August 29, 2013 |
In a materials science laboratory at Harvard University, a transparent disk connected to a laptop fills the room with music—it’s the “Morning” prelude from Peer Gynt, played on an ionic speaker.
No ordinary speaker, it consists of a thin sheet of rubber sandwiched between two layers of a saltwater gel, and it’s as clear as a window. A high-voltage signal that runs across the surfaces and through the layers forces the rubber to rapidly contract and vibrate, producing sounds that span the entire audible spectrum, 20 hertz to 20 kilohertz (see video below).
But this is not an electronic device, nor has it ever been seen before. Published in the August 30 issue of Science, it represents the first demonstration that electrical charges carried by ions, rather than electrons, can be put to meaningful use in fast-moving, high-voltage devices.
“Ionic conductors could replace certain electronic systems; they even offer several advantages,” says co-lead author Jeong-Yun Sun, a postdoctoral fellow at the Harvard School of Engineering and Applied Sciences (SEAS).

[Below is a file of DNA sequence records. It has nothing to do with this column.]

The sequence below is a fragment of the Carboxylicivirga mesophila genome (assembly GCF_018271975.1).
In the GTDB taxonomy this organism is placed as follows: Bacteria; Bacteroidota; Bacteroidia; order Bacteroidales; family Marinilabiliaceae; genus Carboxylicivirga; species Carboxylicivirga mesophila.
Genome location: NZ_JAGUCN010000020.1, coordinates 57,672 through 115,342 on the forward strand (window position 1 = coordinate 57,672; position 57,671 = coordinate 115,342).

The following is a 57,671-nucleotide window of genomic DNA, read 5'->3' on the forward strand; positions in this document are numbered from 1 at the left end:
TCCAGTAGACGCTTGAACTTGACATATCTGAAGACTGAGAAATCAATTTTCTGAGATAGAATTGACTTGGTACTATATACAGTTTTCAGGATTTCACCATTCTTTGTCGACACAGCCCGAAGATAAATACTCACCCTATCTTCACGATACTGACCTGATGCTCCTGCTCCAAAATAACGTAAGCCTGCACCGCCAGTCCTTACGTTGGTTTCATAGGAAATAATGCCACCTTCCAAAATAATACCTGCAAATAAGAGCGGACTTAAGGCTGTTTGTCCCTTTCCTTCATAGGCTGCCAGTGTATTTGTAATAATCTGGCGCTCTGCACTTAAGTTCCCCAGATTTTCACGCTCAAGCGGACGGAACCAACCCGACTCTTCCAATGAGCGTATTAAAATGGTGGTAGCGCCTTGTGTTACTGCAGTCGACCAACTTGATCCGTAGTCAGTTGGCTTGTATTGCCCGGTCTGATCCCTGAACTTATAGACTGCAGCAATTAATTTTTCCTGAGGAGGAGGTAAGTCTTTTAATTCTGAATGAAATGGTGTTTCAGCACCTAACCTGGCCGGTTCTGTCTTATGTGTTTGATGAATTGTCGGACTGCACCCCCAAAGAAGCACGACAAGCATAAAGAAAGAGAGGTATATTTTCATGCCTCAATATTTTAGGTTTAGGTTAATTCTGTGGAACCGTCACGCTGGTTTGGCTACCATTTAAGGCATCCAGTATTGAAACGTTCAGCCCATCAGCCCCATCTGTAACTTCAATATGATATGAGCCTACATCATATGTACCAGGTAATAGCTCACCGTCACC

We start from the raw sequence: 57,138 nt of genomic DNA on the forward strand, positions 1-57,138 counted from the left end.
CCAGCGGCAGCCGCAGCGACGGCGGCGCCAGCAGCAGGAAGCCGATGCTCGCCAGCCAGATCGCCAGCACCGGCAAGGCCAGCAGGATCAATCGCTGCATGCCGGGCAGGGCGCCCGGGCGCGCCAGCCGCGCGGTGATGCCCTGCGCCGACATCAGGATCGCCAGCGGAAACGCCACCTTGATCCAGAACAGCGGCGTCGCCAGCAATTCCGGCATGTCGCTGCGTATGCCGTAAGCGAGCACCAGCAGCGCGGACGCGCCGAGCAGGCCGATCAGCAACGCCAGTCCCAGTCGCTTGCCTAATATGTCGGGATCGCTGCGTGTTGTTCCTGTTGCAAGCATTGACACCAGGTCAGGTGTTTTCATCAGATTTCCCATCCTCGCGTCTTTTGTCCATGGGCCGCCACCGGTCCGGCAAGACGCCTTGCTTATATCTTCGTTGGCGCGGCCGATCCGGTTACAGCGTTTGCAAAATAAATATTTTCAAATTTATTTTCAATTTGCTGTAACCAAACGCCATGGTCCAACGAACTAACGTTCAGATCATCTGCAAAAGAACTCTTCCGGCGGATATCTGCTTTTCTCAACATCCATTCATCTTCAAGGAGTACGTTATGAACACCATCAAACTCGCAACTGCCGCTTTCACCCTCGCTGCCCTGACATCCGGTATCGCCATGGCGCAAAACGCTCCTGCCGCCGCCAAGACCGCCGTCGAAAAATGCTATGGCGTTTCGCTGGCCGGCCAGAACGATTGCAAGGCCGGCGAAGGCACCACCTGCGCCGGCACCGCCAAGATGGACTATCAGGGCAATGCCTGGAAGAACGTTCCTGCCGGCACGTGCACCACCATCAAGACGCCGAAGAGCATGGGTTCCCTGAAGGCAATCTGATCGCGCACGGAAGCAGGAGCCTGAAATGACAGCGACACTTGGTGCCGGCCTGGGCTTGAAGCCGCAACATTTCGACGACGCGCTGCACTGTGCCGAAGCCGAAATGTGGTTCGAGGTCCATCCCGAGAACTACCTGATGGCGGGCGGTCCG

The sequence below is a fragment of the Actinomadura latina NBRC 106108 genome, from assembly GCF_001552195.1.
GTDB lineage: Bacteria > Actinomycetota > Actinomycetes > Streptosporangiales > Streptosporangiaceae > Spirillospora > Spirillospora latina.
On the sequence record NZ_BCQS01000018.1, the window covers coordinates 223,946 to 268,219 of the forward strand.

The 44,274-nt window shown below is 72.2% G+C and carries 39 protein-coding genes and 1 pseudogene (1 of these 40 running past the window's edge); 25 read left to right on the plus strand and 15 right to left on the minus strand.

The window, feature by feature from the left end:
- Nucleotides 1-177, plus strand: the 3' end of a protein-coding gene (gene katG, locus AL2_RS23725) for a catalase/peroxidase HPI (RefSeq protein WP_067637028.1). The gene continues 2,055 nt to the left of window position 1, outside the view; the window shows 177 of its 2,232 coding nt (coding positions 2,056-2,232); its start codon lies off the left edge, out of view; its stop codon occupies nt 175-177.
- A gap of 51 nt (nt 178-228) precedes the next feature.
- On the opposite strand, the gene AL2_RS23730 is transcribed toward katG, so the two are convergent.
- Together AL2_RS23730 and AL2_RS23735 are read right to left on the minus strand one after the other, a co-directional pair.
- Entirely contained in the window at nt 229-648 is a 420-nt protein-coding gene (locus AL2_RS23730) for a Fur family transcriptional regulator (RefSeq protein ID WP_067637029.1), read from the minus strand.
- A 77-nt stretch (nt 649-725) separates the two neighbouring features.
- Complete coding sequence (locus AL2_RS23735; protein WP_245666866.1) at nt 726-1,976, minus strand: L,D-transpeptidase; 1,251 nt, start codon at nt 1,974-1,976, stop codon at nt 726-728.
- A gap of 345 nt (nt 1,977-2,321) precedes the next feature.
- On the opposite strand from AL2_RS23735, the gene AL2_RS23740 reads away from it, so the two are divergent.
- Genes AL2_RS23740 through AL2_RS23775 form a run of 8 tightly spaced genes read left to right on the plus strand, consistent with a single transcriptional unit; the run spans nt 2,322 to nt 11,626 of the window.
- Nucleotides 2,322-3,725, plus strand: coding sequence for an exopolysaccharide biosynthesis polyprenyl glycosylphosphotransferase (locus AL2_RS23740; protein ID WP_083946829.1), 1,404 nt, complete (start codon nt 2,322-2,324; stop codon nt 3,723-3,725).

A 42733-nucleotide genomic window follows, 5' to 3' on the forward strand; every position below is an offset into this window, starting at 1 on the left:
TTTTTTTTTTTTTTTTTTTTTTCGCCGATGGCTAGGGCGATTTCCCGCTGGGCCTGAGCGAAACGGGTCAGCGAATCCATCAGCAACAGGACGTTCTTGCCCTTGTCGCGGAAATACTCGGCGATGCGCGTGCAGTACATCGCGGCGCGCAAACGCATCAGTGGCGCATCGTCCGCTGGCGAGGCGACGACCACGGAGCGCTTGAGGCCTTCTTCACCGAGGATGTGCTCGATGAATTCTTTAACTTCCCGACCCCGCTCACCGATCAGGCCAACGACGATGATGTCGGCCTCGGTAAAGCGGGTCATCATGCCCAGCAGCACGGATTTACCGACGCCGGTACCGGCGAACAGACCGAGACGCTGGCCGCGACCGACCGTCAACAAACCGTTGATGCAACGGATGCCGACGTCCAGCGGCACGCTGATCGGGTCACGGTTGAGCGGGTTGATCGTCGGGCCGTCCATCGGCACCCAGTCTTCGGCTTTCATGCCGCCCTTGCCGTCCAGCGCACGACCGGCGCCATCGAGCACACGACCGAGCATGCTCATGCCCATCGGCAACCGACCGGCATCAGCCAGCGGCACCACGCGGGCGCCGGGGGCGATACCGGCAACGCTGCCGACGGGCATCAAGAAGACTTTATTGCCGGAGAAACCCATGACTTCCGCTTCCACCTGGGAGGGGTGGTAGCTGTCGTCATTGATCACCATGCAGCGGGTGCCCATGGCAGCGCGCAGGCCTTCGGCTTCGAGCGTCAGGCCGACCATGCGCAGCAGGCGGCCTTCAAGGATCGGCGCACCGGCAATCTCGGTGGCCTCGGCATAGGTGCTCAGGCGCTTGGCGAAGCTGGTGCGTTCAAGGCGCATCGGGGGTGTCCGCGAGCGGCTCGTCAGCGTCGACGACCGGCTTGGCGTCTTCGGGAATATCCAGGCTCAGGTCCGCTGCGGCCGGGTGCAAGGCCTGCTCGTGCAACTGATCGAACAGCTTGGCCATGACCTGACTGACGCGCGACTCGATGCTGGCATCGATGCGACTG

For example, ionic conductors can be stretched to many times their normal area without an increase in resistivity—a problem common in stretchable electronic devices. Secondly, they can be transparent, making them well suited for optical applications. Thirdly, the gels used as electrolytes are biocompatible, so it would be relatively easy to incorporate ionic devices—such as artificial muscles or skin—into biological systems.
After all, signals carried by charged ions are the electricity of the human body, allowing neurons to share knowledge and spurring the heart to beat. Bioengineers would dearly love to mesh artificial organs and limbs with that system.
“The big vision is soft machines,” says co-lead author Christoph Keplinger, who worked on the project as a postdoctoral fellow at Harvard SEAS and in the Department of Chemistry and Chemical Biology. “Engineered ionic systems can achieve a lot of functions that our body has: they can sense, they can conduct a signal, and they can actuate movement. We’re really approaching the type of soft machine that biology has to offer.”